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Old Dec 2, 2009, 04:32 AM   #1
SuperSpiker
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Digital Prints Don't Match Screen (Too Dark)

I've been trying to get my prints to match my screen. The problem is the prints are consistently coming out too dark.

I shoot RAW and the file for print is converted and exported to an sRGB 8-bit JPG. Yes, I have calibrated my monitor using the Spyder3 Elite, 2.2, D65. I'm also using the correct printer ICC profile (for soft proofing) while making sure not to double profile with photoshop. In other words the printer isn't managing the color, Photoshop is.

After doing all this my prints are still coming out dark.

After extensively researching Google, forums and buying a few books on color management I'm still no closer to solving the problem. One proposed solution I came across suggested to brighten the image by a stop or two. Doing this will make the image on the screen look terrible but the print would theoretically now match the screen. I can't imagine this is a method that (pro) photographers use and I'm not too keen on playing these kinds of guessing games.

Another idea I have floating around in my head is that my monitor is too bright. If this is the case how am I supposed to know where to set the brightness level especially since my monitor doesn't have an OSD which would tell me what brightness setting the monitor is currently using. Calibration is for colors, not for setting the brightness level. Is there a standard brightness level I should be using? If so how do I go about setting it?

Thanks for any suggestions.
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Old Dec 2, 2009, 09:30 AM   #2
joelypolly
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Gamma? I know SL uses a different gamma setting compared to leopard.
You might want to just try printing the colour scales and recalibrating your printer?
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Old Dec 2, 2009, 09:53 AM   #3
Padaung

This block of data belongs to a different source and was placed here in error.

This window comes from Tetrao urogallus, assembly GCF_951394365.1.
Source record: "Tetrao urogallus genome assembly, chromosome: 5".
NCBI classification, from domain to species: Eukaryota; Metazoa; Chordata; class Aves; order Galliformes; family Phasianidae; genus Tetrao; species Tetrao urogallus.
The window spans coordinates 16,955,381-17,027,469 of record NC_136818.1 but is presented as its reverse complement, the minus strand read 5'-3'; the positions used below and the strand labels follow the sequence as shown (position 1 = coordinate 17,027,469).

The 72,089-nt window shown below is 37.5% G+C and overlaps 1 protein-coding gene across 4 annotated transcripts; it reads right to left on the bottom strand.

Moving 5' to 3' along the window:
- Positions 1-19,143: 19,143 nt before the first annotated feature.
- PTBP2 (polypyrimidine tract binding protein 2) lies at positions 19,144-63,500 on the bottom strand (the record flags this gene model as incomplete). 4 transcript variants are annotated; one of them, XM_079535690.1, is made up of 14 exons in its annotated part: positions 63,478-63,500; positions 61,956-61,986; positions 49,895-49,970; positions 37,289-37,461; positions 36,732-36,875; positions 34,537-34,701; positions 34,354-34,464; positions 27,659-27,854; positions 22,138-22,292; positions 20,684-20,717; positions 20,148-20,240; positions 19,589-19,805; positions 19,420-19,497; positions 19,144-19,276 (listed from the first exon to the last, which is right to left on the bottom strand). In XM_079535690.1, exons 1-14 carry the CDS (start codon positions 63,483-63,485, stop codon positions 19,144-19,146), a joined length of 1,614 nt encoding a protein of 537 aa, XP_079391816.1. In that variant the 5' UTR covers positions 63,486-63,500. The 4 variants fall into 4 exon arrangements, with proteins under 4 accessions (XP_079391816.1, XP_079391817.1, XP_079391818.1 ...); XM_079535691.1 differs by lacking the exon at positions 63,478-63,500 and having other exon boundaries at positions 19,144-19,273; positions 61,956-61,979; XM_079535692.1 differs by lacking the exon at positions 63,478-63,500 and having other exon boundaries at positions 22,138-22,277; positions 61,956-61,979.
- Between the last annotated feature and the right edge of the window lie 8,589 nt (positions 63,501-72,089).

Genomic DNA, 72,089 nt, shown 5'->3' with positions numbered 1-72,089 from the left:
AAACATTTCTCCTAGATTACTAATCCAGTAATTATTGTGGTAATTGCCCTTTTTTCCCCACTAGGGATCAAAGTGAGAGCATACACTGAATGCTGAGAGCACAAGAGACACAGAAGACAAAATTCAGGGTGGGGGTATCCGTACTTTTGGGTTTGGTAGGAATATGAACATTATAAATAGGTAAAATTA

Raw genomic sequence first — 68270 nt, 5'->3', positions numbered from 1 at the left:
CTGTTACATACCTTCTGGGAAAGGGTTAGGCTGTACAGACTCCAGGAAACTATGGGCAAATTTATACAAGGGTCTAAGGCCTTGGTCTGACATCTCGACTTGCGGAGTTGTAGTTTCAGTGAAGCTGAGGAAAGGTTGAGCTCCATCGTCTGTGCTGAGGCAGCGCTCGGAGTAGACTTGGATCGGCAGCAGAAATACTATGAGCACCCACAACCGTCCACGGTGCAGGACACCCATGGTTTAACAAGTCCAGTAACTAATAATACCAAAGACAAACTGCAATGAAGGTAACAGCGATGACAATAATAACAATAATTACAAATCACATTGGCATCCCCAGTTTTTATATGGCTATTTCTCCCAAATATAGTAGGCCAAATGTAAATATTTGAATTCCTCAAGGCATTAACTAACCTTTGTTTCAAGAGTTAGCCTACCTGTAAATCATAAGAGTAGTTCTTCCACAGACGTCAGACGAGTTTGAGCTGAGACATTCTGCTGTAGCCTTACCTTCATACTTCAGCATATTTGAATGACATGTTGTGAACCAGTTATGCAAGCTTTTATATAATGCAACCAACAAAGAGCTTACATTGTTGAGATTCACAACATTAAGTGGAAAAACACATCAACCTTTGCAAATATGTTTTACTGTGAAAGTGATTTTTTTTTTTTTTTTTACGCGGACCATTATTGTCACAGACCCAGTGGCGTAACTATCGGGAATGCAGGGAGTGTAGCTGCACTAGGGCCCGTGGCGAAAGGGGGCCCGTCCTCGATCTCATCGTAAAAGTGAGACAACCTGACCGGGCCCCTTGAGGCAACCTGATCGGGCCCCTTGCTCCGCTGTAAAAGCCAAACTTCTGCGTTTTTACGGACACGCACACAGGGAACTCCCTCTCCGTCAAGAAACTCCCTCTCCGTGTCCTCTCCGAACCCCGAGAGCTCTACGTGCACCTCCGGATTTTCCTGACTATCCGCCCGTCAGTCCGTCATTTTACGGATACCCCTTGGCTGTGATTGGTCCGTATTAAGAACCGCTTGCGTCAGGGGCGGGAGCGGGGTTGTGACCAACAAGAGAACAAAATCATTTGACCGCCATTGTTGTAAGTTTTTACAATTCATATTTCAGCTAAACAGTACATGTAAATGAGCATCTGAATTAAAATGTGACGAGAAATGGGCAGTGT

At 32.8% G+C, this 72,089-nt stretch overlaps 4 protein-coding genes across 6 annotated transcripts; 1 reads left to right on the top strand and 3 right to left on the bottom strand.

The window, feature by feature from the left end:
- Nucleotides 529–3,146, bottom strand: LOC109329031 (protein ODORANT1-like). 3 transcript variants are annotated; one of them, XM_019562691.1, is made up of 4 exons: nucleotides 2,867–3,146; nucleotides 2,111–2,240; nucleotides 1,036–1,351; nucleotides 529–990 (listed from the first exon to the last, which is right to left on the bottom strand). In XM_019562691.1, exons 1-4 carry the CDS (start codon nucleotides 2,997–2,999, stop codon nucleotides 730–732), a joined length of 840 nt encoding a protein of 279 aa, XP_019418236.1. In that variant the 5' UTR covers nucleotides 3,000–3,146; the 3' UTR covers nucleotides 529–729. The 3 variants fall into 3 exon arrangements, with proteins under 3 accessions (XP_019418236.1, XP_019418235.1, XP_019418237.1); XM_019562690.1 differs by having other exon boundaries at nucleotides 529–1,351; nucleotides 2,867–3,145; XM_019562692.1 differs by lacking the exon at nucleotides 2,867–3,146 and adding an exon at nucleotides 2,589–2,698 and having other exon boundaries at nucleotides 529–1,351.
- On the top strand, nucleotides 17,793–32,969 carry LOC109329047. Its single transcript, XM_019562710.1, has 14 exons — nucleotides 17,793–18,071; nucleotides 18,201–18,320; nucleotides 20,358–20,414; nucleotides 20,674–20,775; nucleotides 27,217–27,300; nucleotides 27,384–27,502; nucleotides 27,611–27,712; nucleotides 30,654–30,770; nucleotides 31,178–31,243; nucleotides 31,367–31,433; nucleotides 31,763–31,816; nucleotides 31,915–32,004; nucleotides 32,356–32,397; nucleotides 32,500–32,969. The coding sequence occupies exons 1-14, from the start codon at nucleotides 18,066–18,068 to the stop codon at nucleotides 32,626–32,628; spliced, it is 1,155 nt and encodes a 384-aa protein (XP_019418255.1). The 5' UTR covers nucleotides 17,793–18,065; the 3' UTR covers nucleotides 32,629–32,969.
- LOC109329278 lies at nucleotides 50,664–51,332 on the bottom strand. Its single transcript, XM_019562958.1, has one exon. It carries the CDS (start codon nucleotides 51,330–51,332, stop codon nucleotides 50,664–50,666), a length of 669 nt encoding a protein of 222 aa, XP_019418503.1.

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I would suggest you need to profile your printer as well. The colour profiling you have done so far is only for your monitor, right?

Images coming in from a digital camera have a profile attached, you profile the monitor so it knows how to represent that data (all monitors will display the info differently to each other otherwise) and the same needs to be done with printers if you wish for consistent, accurate results. Pro labs do this with all their chemical and inkjet printers and you can do it at home too with more advanced versions of the monitor profiler you have. For example:

http://shop.colourconfidence.com/pro...261d589603bd0b

Hope this helps.
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Old Dec 2, 2009, 10:12 AM   #4
covisio
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You say you're using the correct profile for soft proofing, but what profile are you choosing when you actually print?
In the print dialogue, your document profile should be that which came off the camera (i.e. sRGB or Adobe RGB depending on what profile it uses), the printer profile should be your printer profile (obviously) but make sure you are choosing the correct profile for the paper you're outputting on.
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Old Dec 2, 2009, 10:49 AM   #5
ChrisA
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Brightness isn't it. If you were to turn up the brightness then you'd just make the black areas grey.

Maybe you are applying a color profile. In Photoshop, you can specify if the printer profile is to be done in PS or the printer driver. It needs to be done in exactly ONE place. Not zero or two. Having it doone twice is a common error
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Old Dec 2, 2009, 11:23 AM   #6
toxic
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brightness is likely the problem - your monitor is too bright, so the prints are too dark. the target luminance is 120 nits.

apparently spyder has a history of insufficient luminance correction: http://www.tftcentral.co.uk/reviews/spyder3elite.htm
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Old Dec 2, 2009, 12:34 PM   #7
Leafminer
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Apple displays are cranked up way too bright for accurate print matching. Actually I find the luminance should be set around 90-110 to get a better display to print match. Hopefully your Spyder will give you feedback on the luminance setting. This is more than likely your issue.